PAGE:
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  • 1.
    Khan, Saifullah
    et al.
    Carl von Ossietzky University of Oldenburg, Germany.
    Alam, Muhammad
    Xi'an Jiaotong Liverpool University, Suzhou, China.
    Fränzle, Martin
    Carl von Ossietzky University of Oldenburg, Germany.
    Muellner, Nils
    Mälardalen University, School of Innovation, Design and Engineering, Embedded Systems.
    Chen, Yuanfang
    Dalian University of Technology, China.
    A Traffic Aware Segment-based Routing protocol for VANETs in urban scenarios2018In: Computers & electrical engineering, ISSN 0045-7906, E-ISSN 1879-0755, Vol. 68, p. 447-462Article in journal (Refereed)
    Abstract [en]

    Vehicular ad-hoc networks (VANETs) offer a diverse set of applications and therefore gain more and more attention from both academic and industrial communities. However, the deployment of VANETs is not very straight-forward. One challenge is highlighted by an uphill task of establishing and subsequently sustaining a robust communication. The need to obviate extra relay infrastructure in dynamically fluctuating topologies plus concurring shielding obstacles only magnifies this arduous task. In this context, information about traffic-density and about its estimated progress are valuable assets to tackle this issue. This paper proposes a novel routing protocol called Traffic Aware Segment-based Routing (TASR) protocol. The proposed protocol comprises two major parts: 1) Real-time vehicular traffic information for route selection allows for calculating the Expected Connectivity Degree (ECD) on different segments, and 2) a new forwarding method based on geographical information transfers packets from source to destination node. The new metric ECD takes vehicle densities into account, estimating the connectivity on each segment and thus the connectivity of nodes and data delivery ratio for transmitting packets. Furthermore, extensive simulations help analyzing the efficiency of TASR, indicating that it outperforms competing routing protocols.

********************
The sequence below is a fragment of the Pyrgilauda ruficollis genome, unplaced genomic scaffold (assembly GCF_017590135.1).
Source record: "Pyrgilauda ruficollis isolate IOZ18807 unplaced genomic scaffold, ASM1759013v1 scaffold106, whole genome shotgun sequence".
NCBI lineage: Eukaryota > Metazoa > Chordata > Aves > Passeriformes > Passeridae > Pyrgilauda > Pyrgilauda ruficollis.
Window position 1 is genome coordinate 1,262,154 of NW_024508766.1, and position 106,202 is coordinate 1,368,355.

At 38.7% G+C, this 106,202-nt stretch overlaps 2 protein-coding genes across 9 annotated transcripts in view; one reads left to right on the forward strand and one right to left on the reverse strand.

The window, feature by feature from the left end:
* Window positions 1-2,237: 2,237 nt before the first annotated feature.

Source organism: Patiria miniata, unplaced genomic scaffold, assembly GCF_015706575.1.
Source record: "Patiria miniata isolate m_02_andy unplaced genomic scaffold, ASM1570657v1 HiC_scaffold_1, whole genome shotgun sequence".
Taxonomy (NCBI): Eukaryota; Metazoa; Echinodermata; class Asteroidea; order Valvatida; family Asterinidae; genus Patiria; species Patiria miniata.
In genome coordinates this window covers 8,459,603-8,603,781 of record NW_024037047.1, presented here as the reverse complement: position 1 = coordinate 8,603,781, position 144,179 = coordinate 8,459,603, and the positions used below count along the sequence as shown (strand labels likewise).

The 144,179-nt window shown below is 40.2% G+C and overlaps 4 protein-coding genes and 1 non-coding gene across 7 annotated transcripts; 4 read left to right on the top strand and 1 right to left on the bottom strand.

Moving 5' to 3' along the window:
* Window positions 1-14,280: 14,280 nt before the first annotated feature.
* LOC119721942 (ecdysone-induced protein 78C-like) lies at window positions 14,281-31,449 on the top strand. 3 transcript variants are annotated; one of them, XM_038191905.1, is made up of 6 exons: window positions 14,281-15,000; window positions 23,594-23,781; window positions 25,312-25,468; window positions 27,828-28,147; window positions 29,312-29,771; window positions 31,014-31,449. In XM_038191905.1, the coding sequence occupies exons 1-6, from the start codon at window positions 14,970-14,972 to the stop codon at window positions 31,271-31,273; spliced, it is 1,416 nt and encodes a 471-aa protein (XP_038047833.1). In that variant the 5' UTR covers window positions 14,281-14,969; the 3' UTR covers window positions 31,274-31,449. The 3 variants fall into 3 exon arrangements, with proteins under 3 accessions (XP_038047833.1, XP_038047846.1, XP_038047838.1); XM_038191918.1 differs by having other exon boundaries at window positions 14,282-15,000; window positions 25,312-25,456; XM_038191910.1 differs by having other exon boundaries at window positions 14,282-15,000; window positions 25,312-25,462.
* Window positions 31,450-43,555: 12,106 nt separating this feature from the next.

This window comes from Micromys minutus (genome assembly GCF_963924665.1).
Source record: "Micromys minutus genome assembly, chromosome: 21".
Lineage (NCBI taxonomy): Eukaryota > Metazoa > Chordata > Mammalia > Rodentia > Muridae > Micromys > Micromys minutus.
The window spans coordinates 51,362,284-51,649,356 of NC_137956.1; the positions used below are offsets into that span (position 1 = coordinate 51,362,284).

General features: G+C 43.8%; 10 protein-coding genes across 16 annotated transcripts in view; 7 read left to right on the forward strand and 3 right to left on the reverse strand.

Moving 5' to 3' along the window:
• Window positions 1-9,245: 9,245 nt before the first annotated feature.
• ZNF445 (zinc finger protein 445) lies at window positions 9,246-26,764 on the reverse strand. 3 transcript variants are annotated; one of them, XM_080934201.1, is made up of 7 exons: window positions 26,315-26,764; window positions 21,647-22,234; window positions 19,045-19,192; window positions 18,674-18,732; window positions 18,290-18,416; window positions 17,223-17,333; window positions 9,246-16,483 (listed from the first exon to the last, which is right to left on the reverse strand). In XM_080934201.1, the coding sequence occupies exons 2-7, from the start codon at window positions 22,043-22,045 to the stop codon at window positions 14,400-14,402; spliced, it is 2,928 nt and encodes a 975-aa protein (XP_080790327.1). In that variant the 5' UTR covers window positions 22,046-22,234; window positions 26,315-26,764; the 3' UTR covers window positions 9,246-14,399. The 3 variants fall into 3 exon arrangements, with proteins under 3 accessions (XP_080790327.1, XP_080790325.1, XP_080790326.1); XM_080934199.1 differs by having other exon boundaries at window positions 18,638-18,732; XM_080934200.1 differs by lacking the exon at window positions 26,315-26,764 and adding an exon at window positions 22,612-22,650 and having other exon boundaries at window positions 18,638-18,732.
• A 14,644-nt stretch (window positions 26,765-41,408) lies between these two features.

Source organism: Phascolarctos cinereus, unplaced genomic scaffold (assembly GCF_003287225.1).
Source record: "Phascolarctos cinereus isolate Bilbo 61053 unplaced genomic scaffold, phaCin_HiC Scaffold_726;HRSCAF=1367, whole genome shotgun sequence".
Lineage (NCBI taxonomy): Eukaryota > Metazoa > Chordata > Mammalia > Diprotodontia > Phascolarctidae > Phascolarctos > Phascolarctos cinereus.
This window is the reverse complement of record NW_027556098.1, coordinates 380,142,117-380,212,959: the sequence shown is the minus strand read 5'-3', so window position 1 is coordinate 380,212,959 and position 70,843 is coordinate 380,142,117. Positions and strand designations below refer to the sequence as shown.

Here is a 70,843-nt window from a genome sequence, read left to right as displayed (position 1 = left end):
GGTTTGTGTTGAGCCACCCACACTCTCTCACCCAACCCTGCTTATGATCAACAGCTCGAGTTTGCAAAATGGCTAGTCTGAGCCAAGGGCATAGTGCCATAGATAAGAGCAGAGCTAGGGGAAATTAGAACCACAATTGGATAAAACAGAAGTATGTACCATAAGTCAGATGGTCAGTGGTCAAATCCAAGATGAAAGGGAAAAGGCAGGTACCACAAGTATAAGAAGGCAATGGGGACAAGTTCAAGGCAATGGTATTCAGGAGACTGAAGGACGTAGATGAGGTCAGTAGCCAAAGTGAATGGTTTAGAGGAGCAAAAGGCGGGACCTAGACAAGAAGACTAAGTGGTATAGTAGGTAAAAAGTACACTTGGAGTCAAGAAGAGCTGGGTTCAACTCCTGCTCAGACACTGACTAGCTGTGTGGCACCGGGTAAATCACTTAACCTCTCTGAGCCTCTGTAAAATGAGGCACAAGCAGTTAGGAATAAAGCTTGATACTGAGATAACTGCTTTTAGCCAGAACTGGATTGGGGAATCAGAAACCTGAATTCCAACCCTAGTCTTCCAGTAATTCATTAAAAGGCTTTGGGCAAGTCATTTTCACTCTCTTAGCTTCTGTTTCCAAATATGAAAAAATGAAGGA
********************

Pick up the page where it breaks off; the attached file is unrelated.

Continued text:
• 2.
    Muellner, Nils
    et al.
    Mälardalen University, School of Innovation, Design and Engineering, Embedded Systems.
    Khan, S.
    Carl von Ossietzky Universität, Oldenburg, Germany .
    Rahman, M. H.
    Carl von Ossietzky Universität, Oldenburg, Germany .
    Afzal, Wasif
    Mälardalen University, School of Innovation, Design and Engineering, Embedded Systems.
    Saadatmand, M.
    Swedish Institute of Computer Science, Sweden .
    Simulation-Based Safety Testing Brake-by-Wire2017In: Proceedings - 10th IEEE International Conference on Software Testing, Verification and Validation Workshops, ICSTW 2017, 2017, p. 61-64Conference paper (Refereed)
    Abstract [en]

    Mechanical systems in cars are replaced by electronic equivalents. To be authorized for the road, validation that the replacements are at least as good as the old systems is required. For electronic braking systems (brake-by-wire), this goodness translates to safety in terms of maintaining timing constraints. Yet, in the future, the safety of braking maneuvres will depend, not only, on electronic brakes, but also on cooperative driving maneuvres orchestrated among many cars. Connecting both brake-by-wire on the microscopic level with cooperative braking on the macroscopic level allows for determining safety on a broader scale, as both systems feed from the same resource: Time. This paper discusses work-in-progress, introducing and combining two threads: electronic brakes and cooperative braking. Discussing safety on two levels simultaneously motivates connecting a Simulink model of an electronic brake-by-wire system with the traffic simulator SUMO for conducting the required combined validation. How safe is a car in relation to a given maximal braking distance? What is the optimal distribution of reaction time between electronic brakes and cooperative braking? The validation focuses on non-functional safety limited by temporal constraints (translated to braking distance). It can be exploited in an early validation approach to help reduce costs of more expensive real world experimentation. It can also determine the boundaries at which sufficient safety can be guaranteed.